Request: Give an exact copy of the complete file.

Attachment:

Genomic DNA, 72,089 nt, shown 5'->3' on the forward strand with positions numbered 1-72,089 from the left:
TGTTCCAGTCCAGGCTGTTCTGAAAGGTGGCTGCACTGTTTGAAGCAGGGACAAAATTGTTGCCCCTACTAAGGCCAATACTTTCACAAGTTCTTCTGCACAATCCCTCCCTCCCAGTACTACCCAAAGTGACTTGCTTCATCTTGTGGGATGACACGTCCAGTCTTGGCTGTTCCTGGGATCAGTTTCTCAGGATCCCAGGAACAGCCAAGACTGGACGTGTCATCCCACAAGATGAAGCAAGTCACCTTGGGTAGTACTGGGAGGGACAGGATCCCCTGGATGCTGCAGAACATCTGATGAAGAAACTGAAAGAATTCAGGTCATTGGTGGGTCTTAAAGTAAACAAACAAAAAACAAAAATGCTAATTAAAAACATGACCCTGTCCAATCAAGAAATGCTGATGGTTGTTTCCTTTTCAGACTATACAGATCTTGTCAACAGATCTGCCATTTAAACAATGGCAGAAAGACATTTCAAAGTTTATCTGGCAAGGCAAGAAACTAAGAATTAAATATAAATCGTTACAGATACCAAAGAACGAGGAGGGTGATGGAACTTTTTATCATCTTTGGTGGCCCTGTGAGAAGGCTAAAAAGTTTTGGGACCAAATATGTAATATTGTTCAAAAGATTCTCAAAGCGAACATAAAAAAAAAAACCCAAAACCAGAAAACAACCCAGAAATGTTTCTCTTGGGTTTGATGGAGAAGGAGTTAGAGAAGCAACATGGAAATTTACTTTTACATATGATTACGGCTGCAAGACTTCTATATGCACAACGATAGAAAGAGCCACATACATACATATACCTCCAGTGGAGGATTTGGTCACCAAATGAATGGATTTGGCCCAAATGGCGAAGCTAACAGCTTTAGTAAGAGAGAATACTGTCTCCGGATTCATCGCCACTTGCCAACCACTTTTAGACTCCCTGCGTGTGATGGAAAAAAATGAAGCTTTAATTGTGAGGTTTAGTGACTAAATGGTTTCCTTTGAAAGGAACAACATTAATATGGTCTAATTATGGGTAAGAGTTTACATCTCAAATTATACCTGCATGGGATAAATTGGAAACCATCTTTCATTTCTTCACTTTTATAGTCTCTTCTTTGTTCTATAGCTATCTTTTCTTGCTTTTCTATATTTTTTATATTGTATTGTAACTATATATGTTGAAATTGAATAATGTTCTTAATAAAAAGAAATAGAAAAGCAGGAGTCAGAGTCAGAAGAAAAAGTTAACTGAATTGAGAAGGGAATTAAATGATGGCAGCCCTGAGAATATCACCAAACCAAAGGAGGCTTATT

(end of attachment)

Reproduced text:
Genomic DNA, 72,089 nt, shown 5'->3' on the forward strand with positions numbered 1-72,089 from the left:
TGTTCCAGTCCAGGCTGTTCTGAAAGGTGGCTGCACTGTTTGAAGCAGGGACAAAATTGTTGCCCCTACTAAGGCCAATACTTTCACAAGTTCTTCTGCACAATCCCTCCCTCCCAGTACTACCCAAAGTGACTTGCTTCATCTTGTGGGATGACACGTCCAGTCTTGGCTGTTCCTGGGATCAGTTTCTCAGGATCCCAGGAACAGCCAAGACTGGACGTGTCATCCCACAAGATGAAGCAAGTCACCTTGGGTAGTACTGGGAGGGACAGGATCCCCTGGATGCTGCAGAACATCTGATGAAGAAACTGAAAGAATTCAGGTCATTGGTGGGTCTTAAAGTAAACAAACAAAAAACAAAAATGCTAATTAAAAACATGACCCTGTCCAATCAAGAAATGCTGATGGTTGTTTCCTTTTCAGACTATACAGATCTTGTCAACAGATCTGCCATTTAAACAATGGCAGAAAGACATTTCAAAGTTTATCTGGCAAGGCAAGAAACTAAGAATTAAATATAAATCGTTACAGATACCAAAGAACGAGGAGGGTGATGGAACTTTTTATCATCTTTGGTGGCCCTGTGAGAAGGCTAAAAAGTTTTGGGACCAAATATGTAATATTGTTCAAAAGATTCTCAAAGCGAACATAAAAAAAAAAACCCAAAACCAGAAAACAACCCAGAAATGTTTCTCTTGGGTTTGATGGAGAAGGAGTTAGAGAAGCAACATGGAAATTTACTTTTACATATGATTACGGCTGCAAGACTTCTATATGCACAACGATAGAAAGAGCCACATACATACATATACCTCCAGTGGAGGATTTGGTCACCAAATGAATGGATTTGGCCCAAATGGCGAAGCTAACAGCTTTAGTAAGAGAGAATACTGTCTCCGGATTCATCGCCACTTGCCAACCACTTTTAGACTCCCTGCGTGTGATGGAAAAAAATGAAGCTTTAATTGTGAGGTTTAGTGACTAAATGGTTTCCTTTGAAAGGAACAACATTAATATGGTCTAATTATGGGTAAGAGTTTACATCTCAAATTATACCTGCATGGGATAAATTGGAAACCATCTTTCATTTCTTCACTTTTATAGTCTCTTCTTTGTTCTATAGCTATCTTTTCTTGCTTTTCTATATTTTTTATATTGTATTGTAACTATATATGTTGAAATTGAATAATGTTCTTAATAAAAAGAAATAGAAAAGCAGGAGTCAGAGTCAGAAGAAAAAGTTAACTGAATTGAGAAGGGAATTAAATGATGGCAGCCCTGAGAATATCACCAAACCAAAGGAGGCTTATT